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3G India 2008: ‘Success of 3G will depend on innovative business models’

3G India 2008: ‘Success of 3G will depend on innovative business models’

Author | Robin Thomas | Saturday, Oct 18,2008 8:57 AM

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3G India 2008: ‘Success of 3G will depend on innovative business models’

3G India 2008, an international conference on the rapidly growing technology, was held in Mumbai on October 17. The conference focussed on various issues concerning the growth and development of 3G technology in India, the opportunities and challenges.

3G technology facilitates higher speed and data throughputs enabling the delivery of a wide range of multimedia services such as video streaming, movie downloads, mobile TV and so on. 3G also facilitates the implementation of important e-initiatives such as e-governance, e-education, and tele-medicine.

The inaugural session of the 3G India Conference saw the participation of RN Prabhakar, Member TRAI, who was also the chief guest; Abhay Savargaonkar, Senior VP- 3G and Network Quality, Bharti Airtel Ltd; Sethumadhavan Srinivasan, Deputy Director, APAC Marketing, Huawei Telecommunications; J Gopal, Executive Director – Mumbai, MTNL; Pradeep Shrivastava, CMO, Idea Cellular; BV Raman, Country Head for India, CDMA Development Group.

Strategic issues, opportunities and challenges

Speaking on the trends, Abhay Savargaonkar said, “One of the encouraging signs we see today is that the wireless Internet access is the trend. Once wireless access becomes widely available on broadband, it would most definitely create more opportunities. Singapore, Indonesia and Malaysia are few examples where 3G mobile broadband has given a boost to its revenue growth. Investment and the capacity of the investment possess a tough challenge before India.”

Raising concerns over the possibility of high-priced 3G handsets, Sarvargaonkar was of the opinion that, “If today 2G is booming, one of the big reasons is the low-priced handsets. This, however, is not the case with 3G. Opportunities are big, but we will have to make it happen.”

Sethumadhavan Srinivasan remarked, “3G is not our final destination, we have to think about going even beyond 3G technologies. The success of 3G will depend on innovative business models. There is no fixed rule to make 3G a success story in India; it is the need for an innovative service that matters most. To better 3G penetration in India, we most certainly need favourable regulations in terms of spectrum fees.”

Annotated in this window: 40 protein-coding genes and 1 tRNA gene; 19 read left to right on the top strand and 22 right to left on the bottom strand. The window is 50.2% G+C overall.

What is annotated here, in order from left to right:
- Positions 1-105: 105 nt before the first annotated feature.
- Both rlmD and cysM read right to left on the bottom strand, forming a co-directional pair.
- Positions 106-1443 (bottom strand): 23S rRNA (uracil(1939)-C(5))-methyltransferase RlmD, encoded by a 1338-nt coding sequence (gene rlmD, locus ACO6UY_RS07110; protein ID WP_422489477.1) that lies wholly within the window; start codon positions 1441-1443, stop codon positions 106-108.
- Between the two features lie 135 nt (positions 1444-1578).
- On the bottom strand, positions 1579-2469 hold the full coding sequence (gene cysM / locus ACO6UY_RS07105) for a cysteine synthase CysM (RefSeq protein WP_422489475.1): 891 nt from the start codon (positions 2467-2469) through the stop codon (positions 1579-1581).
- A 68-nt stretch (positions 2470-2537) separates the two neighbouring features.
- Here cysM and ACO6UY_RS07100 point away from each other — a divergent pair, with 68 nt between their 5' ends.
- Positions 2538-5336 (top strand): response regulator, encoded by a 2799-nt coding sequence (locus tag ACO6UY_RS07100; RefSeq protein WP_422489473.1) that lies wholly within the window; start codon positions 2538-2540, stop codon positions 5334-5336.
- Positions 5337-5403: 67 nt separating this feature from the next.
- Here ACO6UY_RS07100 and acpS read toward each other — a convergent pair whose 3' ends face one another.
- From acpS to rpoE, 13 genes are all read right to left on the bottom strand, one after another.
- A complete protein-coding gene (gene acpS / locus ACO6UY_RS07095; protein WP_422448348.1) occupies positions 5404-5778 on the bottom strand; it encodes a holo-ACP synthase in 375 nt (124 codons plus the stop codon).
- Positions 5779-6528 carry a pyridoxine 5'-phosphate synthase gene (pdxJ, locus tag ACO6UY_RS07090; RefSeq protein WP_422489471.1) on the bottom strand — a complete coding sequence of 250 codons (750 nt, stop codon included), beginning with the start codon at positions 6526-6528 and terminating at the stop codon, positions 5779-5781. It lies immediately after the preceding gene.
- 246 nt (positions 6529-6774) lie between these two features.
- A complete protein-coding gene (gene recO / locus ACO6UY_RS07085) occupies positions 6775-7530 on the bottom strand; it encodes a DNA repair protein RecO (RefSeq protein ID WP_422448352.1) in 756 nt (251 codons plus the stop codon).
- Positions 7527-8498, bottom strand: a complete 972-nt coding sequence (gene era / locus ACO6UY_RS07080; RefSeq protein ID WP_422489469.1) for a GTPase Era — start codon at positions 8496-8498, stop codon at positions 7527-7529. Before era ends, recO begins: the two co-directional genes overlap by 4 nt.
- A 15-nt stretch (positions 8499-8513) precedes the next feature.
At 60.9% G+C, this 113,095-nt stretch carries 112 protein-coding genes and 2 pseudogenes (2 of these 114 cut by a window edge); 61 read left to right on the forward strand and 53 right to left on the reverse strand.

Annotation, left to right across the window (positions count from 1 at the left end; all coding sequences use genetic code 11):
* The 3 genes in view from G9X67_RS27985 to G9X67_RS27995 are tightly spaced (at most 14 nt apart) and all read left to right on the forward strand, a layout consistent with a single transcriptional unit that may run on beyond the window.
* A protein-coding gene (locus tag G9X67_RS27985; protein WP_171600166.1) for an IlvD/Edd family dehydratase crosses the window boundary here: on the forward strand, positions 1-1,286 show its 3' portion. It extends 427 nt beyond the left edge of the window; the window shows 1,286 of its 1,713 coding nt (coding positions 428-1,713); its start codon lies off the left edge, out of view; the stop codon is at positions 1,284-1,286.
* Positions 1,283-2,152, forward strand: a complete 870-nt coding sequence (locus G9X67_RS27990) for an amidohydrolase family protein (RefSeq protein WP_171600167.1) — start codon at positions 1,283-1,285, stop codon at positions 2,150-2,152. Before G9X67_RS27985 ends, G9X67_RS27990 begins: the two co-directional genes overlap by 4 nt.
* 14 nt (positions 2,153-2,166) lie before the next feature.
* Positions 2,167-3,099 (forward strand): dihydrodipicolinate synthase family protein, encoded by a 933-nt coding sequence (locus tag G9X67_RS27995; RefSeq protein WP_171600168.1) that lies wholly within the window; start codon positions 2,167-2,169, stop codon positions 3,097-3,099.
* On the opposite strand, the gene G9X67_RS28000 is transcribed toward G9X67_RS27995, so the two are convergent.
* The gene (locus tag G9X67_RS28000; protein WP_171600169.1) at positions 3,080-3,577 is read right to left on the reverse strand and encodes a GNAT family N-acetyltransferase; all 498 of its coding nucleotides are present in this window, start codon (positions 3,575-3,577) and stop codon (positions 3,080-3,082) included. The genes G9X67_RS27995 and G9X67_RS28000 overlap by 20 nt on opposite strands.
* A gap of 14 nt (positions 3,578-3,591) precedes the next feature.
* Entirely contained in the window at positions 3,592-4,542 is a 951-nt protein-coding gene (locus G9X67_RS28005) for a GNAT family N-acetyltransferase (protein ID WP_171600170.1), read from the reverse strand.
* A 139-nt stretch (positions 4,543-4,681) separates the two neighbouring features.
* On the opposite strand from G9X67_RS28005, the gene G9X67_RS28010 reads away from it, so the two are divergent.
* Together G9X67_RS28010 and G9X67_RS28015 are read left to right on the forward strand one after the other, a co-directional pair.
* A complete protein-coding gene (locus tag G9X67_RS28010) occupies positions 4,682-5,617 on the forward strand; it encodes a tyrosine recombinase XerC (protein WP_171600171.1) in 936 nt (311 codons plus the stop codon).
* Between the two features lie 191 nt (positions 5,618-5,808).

Sharing the 3G success mantra, he continued, “It is creation and competition that are the two mantras for the success of 3G in India. There is a need for creating an enthusiasm of technology among the consumers, and 3G portals need not be the only goal of the operators.”

Elaborating further on policy and operation issues, Srinivasan said, “We need to create a level playing field that the spectrum is available at the earliest for the competitive services in the country. The many opportunities in 3G will provide easy mobile broadband access. Wireless broadband is the best way to increase penetration of broadband and in terms of ARPUs (Average Revenue per Users). Once deployed, 3G will allow companies to increase their ARPUs.”

On the challenges set before 3G launch in India, Srivastava said, “One of the big challenges set before us is the affordability of the 3G devices. Educating the customer on 3G is another challenge. 3G is most certainly going to be exciting, but also challenging. We need the infrastructural support and the handset, too, would be at an affordable price. The stakeholders should come together in order to see some good development. There is an opportunity to transform the society, which is possible as long as all of us can work together.”

MTNL’s J Gopal added here, “India has seen a year-on-year growth, however, it has also seen a declining ARPU. One of the advantages of 3G network is that it would give better voice clarity. It will shift the Internet largely to the mobile space and we can ensure a 3G success in India.”

Chief Guest RN Prabhakar observed, “We are anxiously waiting for 3G services in India. It is important for 3G services to be introduced in a logical manner. A matter of concern before us is the kind of bidding that would take place. It is equally challenging to attract consumers to 3G. The reason why ARPUs are on the decline is because the consumers are not able to see value for money. We need to concentrate more on customers. A proper working strategy will lead to the success of 3G services.”

Tags: e4m

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